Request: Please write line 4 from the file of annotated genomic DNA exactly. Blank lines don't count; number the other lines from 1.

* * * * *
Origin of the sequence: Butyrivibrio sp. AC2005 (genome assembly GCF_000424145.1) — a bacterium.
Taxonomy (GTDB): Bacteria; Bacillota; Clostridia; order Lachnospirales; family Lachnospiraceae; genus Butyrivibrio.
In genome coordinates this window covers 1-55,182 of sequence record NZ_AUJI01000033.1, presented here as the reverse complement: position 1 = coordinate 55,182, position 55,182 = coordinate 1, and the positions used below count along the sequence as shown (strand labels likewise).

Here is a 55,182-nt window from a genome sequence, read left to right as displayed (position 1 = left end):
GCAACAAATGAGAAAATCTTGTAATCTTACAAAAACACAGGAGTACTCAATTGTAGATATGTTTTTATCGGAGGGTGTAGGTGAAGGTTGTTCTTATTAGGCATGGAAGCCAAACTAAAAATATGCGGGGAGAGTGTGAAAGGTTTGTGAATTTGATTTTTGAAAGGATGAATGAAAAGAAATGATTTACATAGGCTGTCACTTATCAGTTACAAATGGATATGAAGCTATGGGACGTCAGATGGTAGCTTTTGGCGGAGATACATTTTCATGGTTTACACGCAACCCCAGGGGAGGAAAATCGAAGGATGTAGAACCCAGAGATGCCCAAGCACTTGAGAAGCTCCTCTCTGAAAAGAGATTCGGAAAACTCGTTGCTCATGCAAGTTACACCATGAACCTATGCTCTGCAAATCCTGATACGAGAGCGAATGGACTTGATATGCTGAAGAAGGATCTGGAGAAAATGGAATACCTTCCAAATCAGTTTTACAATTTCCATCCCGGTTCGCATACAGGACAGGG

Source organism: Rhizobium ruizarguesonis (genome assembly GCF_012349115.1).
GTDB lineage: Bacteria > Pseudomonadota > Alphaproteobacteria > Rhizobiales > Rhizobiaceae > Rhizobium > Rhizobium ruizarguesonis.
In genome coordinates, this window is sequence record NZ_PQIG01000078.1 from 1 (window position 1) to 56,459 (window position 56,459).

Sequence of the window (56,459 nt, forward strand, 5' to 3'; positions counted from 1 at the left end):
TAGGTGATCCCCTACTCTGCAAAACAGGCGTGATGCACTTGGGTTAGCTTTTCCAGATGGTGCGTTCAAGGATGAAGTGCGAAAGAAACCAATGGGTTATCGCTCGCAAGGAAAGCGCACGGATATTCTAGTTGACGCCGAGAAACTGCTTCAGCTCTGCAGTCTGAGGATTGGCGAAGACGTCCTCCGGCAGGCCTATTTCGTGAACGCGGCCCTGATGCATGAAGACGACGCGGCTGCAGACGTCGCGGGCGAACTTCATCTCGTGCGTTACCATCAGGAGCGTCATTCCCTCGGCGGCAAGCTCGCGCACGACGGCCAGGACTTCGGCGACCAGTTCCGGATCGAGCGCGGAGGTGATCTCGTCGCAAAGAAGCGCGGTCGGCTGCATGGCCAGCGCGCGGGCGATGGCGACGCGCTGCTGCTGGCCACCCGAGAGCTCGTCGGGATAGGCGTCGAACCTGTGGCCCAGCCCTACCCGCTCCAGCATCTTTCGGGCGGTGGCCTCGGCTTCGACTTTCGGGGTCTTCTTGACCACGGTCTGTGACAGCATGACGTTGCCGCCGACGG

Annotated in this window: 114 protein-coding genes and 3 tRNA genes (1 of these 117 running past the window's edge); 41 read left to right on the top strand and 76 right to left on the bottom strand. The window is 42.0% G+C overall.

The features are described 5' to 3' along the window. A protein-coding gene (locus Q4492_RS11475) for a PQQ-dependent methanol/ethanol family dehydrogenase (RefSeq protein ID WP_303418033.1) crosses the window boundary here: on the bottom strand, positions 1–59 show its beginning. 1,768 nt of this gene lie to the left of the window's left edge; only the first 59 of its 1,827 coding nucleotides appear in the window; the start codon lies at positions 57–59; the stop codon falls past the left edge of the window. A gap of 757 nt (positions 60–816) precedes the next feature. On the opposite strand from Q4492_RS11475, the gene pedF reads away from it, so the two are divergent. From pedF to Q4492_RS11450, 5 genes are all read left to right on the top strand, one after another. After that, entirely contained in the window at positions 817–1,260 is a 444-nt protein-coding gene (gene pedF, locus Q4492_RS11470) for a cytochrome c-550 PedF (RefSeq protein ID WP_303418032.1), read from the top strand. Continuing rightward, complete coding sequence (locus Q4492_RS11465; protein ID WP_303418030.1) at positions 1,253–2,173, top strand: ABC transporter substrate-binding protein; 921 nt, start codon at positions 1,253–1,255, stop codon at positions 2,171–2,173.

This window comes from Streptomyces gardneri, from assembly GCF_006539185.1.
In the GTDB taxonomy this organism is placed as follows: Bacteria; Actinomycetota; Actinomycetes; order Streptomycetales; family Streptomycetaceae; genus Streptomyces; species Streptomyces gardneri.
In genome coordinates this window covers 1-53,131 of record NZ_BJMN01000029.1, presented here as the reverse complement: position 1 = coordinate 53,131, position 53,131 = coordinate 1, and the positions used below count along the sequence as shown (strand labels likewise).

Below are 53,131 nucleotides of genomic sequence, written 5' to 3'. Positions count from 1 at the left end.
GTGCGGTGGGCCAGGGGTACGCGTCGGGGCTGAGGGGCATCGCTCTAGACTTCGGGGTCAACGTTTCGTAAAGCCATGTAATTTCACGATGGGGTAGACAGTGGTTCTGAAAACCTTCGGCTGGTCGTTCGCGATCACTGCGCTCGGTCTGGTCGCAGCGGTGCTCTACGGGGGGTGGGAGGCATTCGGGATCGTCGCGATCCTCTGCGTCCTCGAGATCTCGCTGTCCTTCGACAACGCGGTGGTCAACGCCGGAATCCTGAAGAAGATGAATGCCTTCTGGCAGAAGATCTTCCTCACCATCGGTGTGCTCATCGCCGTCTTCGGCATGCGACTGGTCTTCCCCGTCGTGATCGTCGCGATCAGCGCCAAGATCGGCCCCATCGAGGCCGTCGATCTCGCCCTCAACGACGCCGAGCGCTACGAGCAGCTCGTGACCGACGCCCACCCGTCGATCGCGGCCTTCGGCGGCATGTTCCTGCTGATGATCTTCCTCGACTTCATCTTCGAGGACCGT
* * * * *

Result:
Here is a 55,182-nt window from a genome sequence, read left to right as displayed (position 1 = left end):